An before a word beginning with h, and where the stress is not on the first syllable, is correct in British English. The usual three are an hotel, an historic __________, and an historian. It is very formal, and rare in spoken English - usually used by newsreaders.
Thanks for the responses. Well, "an hour" is definitely correct because of the pronunciation of hour as "our" (vowel sound), but I don't see how historic could be pronounced as 'istoric, except perhaps in a Cockney accent! The rule pertaining to second syllable stress does seem plausible, but I think I would go for a hotel, a historian and an historic ____, regardless.
You're right that the "h" in "historic" should be pronounced in standard English. It's not really a pronunciation issue.
Whichever you decide to go for, you need to be consistent. If you write "an historic", you should also write "an hotel" and "an historian". Choose one rule and stick to it; don't keep changing your mind.
The indefinite article "an" is used before words that start with a vowel[ except those with the long "u" sound --a university, a UFO and many others] and before words beginning with an unvoiced "h"
an honest opinion
an honourable man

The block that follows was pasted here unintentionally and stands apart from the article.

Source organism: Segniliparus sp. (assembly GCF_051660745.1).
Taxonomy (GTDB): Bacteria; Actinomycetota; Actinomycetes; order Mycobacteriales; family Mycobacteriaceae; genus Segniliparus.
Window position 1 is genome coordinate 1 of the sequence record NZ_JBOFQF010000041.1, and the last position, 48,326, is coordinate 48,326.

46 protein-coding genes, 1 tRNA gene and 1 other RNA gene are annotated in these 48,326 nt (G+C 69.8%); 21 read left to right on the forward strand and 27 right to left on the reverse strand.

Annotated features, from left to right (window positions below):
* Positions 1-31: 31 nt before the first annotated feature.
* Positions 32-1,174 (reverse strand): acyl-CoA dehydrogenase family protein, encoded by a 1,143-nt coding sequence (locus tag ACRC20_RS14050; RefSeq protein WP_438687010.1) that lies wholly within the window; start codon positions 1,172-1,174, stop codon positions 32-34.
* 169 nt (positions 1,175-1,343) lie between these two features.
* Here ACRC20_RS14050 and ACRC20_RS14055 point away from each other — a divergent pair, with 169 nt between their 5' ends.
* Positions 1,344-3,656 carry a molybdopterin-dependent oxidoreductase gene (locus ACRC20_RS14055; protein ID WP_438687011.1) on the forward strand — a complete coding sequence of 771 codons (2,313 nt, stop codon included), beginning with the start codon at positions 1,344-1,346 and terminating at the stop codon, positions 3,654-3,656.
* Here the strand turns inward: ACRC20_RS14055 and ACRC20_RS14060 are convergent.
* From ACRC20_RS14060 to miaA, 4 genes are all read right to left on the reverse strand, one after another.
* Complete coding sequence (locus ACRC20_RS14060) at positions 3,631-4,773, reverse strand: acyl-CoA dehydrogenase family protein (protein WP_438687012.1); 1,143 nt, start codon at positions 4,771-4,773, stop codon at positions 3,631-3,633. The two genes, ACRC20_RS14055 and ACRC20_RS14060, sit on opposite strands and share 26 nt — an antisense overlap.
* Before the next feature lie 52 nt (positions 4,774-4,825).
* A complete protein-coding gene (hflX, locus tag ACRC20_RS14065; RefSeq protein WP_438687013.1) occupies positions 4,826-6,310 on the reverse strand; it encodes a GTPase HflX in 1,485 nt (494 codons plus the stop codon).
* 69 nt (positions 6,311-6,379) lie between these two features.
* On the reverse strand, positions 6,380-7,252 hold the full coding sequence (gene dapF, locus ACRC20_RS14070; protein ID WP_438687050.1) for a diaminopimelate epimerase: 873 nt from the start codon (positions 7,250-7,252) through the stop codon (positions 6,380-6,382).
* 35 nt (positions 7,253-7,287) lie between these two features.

Thus, "historic" is supposed to get the indefinite article "a" - here , the sound "h" is voiced . See more examples:
a hotel, a hostess, a huge mistake, etc.
If you want to take an FCE exam or some others the previously written grammar rules on indefinite article should be taken into consideration
Even so, many writers use an before h, even when not silent, when the word is not accented on the first syllable.
An historian, such as we have been attempting to describe, would indeed be an intellectual prodigy.—Macaulay.
The Persians were an heroic people like the Greeks.-Brewer
He [Rip] evinced an hereditary disposition to attend to anything else but his business.—Irving.
An habitual submission of the understanding to mere events and images.—Coleridge.
An hereditary tenure of these offices.—Thomas Jefferson.
One small point, teia: "H" is not voiced. A "voiced" consonant is, for example, "b" compared to the unvoiced "p". The sound represented by "h" is an unvoiced aspirate. In words like "honour" it is not pronounced; in "history" it is pronounced but not voiced.